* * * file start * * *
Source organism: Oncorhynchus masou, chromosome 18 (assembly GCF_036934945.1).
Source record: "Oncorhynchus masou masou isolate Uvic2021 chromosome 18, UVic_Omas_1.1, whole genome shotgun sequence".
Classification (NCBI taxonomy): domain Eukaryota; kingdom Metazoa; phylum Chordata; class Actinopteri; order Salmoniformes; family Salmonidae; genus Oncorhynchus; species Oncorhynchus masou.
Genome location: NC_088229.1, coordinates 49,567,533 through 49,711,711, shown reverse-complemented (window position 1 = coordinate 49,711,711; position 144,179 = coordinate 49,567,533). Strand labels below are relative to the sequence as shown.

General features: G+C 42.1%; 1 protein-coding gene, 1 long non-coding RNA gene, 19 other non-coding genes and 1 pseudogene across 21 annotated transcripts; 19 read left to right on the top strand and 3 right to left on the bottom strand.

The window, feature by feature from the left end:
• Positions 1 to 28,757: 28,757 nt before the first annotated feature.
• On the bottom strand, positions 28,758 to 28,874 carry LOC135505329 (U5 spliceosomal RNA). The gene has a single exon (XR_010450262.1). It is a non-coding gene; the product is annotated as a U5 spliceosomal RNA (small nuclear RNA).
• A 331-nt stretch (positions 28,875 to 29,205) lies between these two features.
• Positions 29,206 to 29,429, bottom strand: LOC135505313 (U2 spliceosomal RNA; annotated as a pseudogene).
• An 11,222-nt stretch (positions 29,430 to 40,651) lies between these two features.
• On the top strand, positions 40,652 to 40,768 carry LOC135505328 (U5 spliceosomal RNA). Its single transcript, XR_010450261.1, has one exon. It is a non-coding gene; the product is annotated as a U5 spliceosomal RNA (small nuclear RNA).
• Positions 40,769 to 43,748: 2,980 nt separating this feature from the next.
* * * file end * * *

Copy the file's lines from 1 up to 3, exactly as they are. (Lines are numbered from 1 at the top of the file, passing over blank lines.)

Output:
Source organism: Oncorhynchus masou, chromosome 18 (assembly GCF_036934945.1).
Source record: "Oncorhynchus masou masou isolate Uvic2021 chromosome 18, UVic_Omas_1.1, whole genome shotgun sequence".
Classification (NCBI taxonomy): domain Eukaryota; kingdom Metazoa; phylum Chordata; class Actinopteri; order Salmoniformes; family Salmonidae; genus Oncorhynchus; species Oncorhynchus masou.